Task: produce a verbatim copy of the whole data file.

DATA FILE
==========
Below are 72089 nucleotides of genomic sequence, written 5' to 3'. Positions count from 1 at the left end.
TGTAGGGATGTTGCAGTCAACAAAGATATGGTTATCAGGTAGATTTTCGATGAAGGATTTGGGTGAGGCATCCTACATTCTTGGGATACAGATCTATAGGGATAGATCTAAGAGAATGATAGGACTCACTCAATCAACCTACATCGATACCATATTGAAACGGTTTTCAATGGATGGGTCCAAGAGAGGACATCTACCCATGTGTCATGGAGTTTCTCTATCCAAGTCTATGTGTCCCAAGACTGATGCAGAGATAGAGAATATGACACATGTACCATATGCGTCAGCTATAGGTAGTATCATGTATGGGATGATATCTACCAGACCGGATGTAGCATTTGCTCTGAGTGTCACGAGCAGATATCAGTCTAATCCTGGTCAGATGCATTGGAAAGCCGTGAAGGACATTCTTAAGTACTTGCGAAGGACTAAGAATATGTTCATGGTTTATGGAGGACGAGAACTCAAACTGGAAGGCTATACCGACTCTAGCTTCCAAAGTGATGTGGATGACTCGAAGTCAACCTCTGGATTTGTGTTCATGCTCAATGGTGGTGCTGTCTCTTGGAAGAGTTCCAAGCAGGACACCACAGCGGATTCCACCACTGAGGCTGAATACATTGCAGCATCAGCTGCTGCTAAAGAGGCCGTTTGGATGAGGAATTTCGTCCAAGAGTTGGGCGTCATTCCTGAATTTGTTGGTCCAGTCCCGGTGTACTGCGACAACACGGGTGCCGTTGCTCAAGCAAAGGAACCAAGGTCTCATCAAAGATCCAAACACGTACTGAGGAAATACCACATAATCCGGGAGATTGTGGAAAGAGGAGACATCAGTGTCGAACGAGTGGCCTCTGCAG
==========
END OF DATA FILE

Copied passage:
Below are 72089 nucleotides of genomic sequence, written 5' to 3'. Positions count from 1 at the left end.
TGTAGGGATGTTGCAGTCAACAAAGATATGGTTATCAGGTAGATTTTCGATGAAGGATTTGGGTGAGGCATCCTACATTCTTGGGATACAGATCTATAGGGATAGATCTAAGAGAATGATAGGACTCACTCAATCAACCTACATCGATACCATATTGAAACGGTTTTCAATGGATGGGTCCAAGAGAGGACATCTACCCATGTGTCATGGAGTTTCTCTATCCAAGTCTATGTGTCCCAAGACTGATGCAGAGATAGAGAATATGACACATGTACCATATGCGTCAGCTATAGGTAGTATCATGTATGGGATGATATCTACCAGACCGGATGTAGCATTTGCTCTGAGTGTCACGAGCAGATATCAGTCTAATCCTGGTCAGATGCATTGGAAAGCCGTGAAGGACATTCTTAAGTACTTGCGAAGGACTAAGAATATGTTCATGGTTTATGGAGGACGAGAACTCAAACTGGAAGGCTATACCGACTCTAGCTTCCAAAGTGATGTGGATGACTCGAAGTCAACCTCTGGATTTGTGTTCATGCTCAATGGTGGTGCTGTCTCTTGGAAGAGTTCCAAGCAGGACACCACAGCGGATTCCACCACTGAGGCTGAATACATTGCAGCATCAGCTGCTGCTAAAGAGGCCGTTTGGATGAGGAATTTCGTCCAAGAGTTGGGCGTCATTCCTGAATTTGTTGGTCCAGTCCCGGTGTACTGCGACAACACGGGTGCCGTTGCTCAAGCAAAGGAACCAAGGTCTCATCAAAGATCCAAACACGTACTGAGGAAATACCACATAATCCGGGAGATTGTGGAAAGAGGAGACATCAGTGTCGAACGAGTGGCCTCTGCAG